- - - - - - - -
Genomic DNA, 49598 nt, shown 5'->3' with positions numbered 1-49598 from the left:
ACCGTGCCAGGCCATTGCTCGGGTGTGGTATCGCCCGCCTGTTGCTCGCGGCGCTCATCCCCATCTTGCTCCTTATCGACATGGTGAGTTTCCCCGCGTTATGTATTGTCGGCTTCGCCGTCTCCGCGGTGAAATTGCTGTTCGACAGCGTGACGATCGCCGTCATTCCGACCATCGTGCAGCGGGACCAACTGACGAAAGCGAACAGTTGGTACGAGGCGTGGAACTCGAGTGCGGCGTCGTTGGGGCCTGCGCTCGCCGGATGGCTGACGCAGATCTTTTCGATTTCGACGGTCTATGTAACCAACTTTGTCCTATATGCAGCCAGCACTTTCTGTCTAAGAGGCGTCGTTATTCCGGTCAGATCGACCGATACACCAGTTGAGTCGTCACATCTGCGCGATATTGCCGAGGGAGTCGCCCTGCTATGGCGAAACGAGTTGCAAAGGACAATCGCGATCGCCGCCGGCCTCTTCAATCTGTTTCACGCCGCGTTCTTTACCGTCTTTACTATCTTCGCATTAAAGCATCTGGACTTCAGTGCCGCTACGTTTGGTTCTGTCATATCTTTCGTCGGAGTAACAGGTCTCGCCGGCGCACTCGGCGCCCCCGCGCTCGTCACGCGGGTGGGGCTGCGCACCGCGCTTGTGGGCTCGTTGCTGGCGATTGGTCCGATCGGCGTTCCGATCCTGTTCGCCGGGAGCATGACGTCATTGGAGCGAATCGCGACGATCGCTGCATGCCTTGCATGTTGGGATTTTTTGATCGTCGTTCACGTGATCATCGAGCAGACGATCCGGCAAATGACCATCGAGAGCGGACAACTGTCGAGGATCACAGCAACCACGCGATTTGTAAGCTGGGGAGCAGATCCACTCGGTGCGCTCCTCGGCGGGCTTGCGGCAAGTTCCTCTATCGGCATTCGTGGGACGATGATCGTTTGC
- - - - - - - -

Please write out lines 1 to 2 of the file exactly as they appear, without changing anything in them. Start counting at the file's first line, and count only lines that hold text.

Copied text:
Genomic DNA, 49598 nt, shown 5'->3' with positions numbered 1-49598 from the left:
ACCGTGCCAGGCCATTGCTCGGGTGTGGTATCGCCCGCCTGTTGCTCGCGGCGCTCATCCCCATCTTGCTCCTTATCGACATGGTGAGTTTCCCCGCGTTATGTATTGTCGGCTTCGCCGTCTCCGCGGTGAAATTGCTGTTCGACAGCGTGACGATCGCCGTCATTCCGACCATCGTGCAGCGGGACCAACTGACGAAAGCGAACAGTTGGTACGAGGCGTGGAACTCGAGTGCGGCGTCGTTGGGGCCTGCGCTCGCCGGATGGCTGACGCAGATCTTTTCGATTTCGACGGTCTATGTAACCAACTTTGTCCTATATGCAGCCAGCACTTTCTGTCTAAGAGGCGTCGTTATTCCGGTCAGATCGACCGATACACCAGTTGAGTCGTCACATCTGCGCGATATTGCCGAGGGAGTCGCCCTGCTATGGCGAAACGAGTTGCAAAGGACAATCGCGATCGCCGCCGGCCTCTTCAATCTGTTTCACGCCGCGTTCTTTACCGTCTTTACTATCTTCGCATTAAAGCATCTGGACTTCAGTGCCGCTACGTTTGGTTCTGTCATATCTTTCGTCGGAGTAACAGGTCTCGCCGGCGCACTCGGCGCCCCCGCGCTCGTCACGCGGGTGGGGCTGCGCACCGCGCTTGTGGGCTCGTTGCTGGCGATTGGTCCGATCGGCGTTCCGATCCTGTTCGCCGGGAGCATGACGTCATTGGAGCGAATCGCGACGATCGCTGCATGCCTTGCATGTTGGGATTTTTTGATCGTCGTTCACGTGATCATCGAGCAGACGATCCGGCAAATGACCATCGAGAGCGGACAACTGTCGAGGATCACAGCAACCACGCGATTTGTAAGCTGGGGAGCAGATCCACTCGGTGCGCTCCTCGGCGGGCTTGCGGCAAGTTCCTCTATCGGCATTCGTGGGACGATGATCGTTTGC